I loooooove movies. I’ve invested quite a bit in my home theater and enjoy a good experience in the theater (of which I’m quite picky about.) I guess I’m an escapist at heart; I love to get involved in a good story. So I thought it would be fun to look back at some of the game-changers in movies from the last decade. I probably won’t remember all of them, but these are the ones that stick out in my mind and why. Random order.
1. Batman Begins/Dark Knight – I put these movies together because they spawned the “reboot” era of movies and added that word to our movie lingo, once it was shown to be a success. Thus we get such successful franchises like “Star Trek” once again. “Dark Knight” is there because it was one of the first–if not THE first–feature films to be shot with IMAX film, albeit just parts. But it was those parts that made going to see a movie in “IMAX” cool…even though nothing has really be shot in IMAX since. The actual cameras to do so cost several hundred thousand dollars and only 4-5 are in existence. (They accidentally destroyed one in the making of “Dark Knight”.)
2. Lord of the Rings trilogy – this was the first time a studio foot the bill for THREE movies to be filmed at once. It was a massive undertaking. I believe the typical movie can shoot in a period of 3-4 months. These guys filmed on-location and in studio for about a year. Not to mention the 7 or so years it took to plan the movie, then do post-production work. There hasn’t been anything quite like it since, though some successful first outing movies have filmed two sequels together. Also, their revolutionary detail of a complete CGI character in Gollum spurred the technology to make movies like “Chronicles of Narnia” possible. (We won’t give that credit to JarJar Binks, okay?)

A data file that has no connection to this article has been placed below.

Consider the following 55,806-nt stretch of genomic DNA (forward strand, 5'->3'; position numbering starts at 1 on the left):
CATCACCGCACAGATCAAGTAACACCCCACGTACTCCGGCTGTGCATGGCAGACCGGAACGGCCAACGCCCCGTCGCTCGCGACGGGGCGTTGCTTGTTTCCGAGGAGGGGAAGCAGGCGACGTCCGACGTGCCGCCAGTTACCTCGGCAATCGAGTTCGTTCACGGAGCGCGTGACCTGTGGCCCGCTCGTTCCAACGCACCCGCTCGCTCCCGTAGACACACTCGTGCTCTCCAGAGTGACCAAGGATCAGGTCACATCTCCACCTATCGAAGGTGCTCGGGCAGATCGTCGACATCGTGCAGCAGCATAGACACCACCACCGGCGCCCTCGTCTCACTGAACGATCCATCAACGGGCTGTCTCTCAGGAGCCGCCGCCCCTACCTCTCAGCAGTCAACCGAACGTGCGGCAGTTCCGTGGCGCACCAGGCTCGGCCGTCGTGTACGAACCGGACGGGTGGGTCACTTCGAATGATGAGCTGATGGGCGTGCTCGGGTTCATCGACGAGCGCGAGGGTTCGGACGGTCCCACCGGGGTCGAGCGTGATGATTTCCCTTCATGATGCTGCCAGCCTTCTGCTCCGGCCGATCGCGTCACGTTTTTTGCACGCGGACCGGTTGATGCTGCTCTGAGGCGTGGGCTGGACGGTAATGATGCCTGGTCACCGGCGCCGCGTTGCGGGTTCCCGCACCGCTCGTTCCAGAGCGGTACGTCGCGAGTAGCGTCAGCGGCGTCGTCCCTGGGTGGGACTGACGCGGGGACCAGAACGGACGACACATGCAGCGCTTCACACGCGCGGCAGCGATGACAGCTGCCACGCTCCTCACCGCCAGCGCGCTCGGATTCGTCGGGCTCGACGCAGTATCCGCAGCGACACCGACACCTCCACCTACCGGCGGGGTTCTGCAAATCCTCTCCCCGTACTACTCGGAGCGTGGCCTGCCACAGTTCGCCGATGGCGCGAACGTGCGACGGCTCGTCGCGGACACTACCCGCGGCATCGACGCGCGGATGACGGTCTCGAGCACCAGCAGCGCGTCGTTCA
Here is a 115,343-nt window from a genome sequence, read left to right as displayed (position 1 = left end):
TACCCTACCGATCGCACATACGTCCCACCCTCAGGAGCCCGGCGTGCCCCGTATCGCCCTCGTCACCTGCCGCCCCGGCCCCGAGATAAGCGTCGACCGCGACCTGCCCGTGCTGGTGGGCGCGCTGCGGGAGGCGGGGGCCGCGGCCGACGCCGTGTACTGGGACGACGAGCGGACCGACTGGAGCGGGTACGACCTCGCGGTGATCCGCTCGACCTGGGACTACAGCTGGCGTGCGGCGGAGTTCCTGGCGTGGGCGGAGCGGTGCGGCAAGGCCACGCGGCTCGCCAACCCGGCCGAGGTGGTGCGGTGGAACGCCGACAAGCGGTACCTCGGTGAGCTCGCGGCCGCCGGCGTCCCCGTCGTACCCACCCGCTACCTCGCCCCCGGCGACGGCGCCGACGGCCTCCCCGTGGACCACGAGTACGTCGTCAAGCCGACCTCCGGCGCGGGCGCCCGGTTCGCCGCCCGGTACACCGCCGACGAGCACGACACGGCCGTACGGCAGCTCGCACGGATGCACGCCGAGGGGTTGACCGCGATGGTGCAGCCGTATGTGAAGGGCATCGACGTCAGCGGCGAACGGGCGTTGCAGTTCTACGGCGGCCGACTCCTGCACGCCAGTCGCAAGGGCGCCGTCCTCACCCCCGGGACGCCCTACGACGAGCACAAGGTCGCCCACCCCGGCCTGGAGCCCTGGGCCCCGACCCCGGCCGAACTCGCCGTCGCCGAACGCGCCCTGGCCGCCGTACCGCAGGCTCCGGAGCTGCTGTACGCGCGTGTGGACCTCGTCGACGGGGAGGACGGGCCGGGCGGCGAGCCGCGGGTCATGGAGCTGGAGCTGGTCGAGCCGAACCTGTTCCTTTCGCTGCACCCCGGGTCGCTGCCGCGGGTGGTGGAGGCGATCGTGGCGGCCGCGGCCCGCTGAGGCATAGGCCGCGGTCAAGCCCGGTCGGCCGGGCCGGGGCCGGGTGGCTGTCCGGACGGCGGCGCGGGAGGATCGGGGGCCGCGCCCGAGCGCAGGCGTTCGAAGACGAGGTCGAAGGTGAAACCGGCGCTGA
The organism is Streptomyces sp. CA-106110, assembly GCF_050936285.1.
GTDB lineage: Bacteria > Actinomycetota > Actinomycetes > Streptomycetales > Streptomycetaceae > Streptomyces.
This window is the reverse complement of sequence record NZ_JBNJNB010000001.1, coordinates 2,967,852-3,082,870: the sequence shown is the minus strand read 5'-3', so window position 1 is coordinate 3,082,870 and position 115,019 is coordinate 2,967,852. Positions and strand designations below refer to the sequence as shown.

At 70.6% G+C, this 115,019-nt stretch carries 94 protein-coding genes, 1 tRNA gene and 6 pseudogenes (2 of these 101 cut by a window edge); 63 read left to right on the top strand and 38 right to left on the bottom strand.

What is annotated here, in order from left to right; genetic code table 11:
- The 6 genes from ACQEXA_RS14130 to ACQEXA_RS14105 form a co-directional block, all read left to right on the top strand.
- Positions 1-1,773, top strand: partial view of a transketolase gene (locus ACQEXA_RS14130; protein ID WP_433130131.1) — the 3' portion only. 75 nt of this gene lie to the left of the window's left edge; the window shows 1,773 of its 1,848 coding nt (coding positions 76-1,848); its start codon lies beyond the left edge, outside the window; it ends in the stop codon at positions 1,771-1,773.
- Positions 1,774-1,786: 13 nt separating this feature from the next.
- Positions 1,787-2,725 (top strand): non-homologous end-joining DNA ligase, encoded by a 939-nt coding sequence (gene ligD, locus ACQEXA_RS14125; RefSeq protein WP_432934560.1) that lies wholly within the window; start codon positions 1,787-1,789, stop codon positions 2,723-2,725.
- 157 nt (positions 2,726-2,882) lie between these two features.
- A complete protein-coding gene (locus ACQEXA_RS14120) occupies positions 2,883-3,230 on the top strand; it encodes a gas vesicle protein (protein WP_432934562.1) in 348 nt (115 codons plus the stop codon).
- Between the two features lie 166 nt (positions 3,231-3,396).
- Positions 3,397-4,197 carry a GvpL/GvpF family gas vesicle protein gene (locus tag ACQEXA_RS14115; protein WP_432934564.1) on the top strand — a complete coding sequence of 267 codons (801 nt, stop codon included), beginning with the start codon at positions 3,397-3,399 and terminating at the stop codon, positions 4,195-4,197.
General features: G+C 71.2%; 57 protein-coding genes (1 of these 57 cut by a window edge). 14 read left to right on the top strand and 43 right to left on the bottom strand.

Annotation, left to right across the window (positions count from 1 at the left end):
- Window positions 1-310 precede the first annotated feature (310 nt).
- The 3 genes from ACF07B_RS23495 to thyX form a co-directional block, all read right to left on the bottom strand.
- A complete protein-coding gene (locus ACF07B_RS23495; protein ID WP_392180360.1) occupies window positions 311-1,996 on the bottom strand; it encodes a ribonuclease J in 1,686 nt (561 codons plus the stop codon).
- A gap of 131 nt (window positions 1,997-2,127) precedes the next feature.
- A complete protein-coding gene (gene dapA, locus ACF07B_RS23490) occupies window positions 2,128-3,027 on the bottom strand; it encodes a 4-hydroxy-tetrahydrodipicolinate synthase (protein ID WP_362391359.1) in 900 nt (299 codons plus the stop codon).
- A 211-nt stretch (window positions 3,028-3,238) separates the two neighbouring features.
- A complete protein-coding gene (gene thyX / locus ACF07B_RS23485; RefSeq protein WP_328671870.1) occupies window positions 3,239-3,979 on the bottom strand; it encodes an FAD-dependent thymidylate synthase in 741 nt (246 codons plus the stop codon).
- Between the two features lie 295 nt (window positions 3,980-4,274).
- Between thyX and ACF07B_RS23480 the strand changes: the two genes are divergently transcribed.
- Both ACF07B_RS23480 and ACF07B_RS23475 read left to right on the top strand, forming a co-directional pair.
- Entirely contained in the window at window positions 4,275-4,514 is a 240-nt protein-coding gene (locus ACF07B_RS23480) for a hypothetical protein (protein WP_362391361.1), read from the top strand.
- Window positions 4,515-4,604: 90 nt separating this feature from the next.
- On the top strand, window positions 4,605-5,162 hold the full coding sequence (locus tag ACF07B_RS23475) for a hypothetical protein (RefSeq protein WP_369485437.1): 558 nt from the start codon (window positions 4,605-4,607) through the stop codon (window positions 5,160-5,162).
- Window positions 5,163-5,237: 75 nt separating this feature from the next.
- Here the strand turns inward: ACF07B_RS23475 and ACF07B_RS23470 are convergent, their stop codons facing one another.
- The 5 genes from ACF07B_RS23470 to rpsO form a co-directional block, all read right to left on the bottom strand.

3. Harry Potter franchise – it is unprecedented for one main reason, in my opinion: they kept the same actors for all 8 films. Okay, well Dumbledore’s actor changed but that was because the actor passed away. But this is seriously unheard of…actors don’t like to be type-cast or nailed down to one project for so long, typically. (Of course, Daniel Radcliffe is doing his best not to be type-cast by appearing in the play Equus between filming.) But not only is this fact unprecedented, but the turn-around time for such a special-effect driven film pretty remarkable. They were turning them out about once a year in the beginning, then lengthened it to once every 18-months. And now the last film (due Nov. 2010) is coming out in two-parts (2nd part July 2011). They say it is because they can’t get it all in one film. Bah. They did okay with books 4 and 5…they just want to milk that money. Hopefully the Blu-Ray will have them together? (Yah right.)
4. Avatar – Come on, you really didn’t think I’d leave this off? The 3D craze was a gimmick to draw in crowds until this movie. But James Cameron just did “something” different here that made 3D viewing the only way to see this movie. That’s amazing, but at the same time Hollywood is going to make EVERYTHING in 3D now which is really gonna suck…because without a visionary person like Cameron, it will still be only one thing: a gimmick. But Cameron shot Avatar with this new 3D tech that made you feel like you were there. You seriously can’t get any closer than actually going. It is hard to put into words, but I have never visually experienced something like that ever. And it just wasn’t about the 3D, it was about the new, innovative motion capture technology. The facial movements for speech and expression is unsurpassed and sets a new, high bar in motion capture. And it begs the question, who should win an award for motion captured roles? The actor; the special effects team? This is new territory.
5. Shrek – I thought of this one late into this post. Actually, I wasn’t sure it was from the 2000’s, but it is. I think this is the computer animated movie that put computer animated movies on the map. Hardly anything has been hand-drawn since. Pixar and Dreamworks exploded on to the scene after this movie.
If I think of others, I’ll add them. But chime in with your own and why you think it changed the movie industry.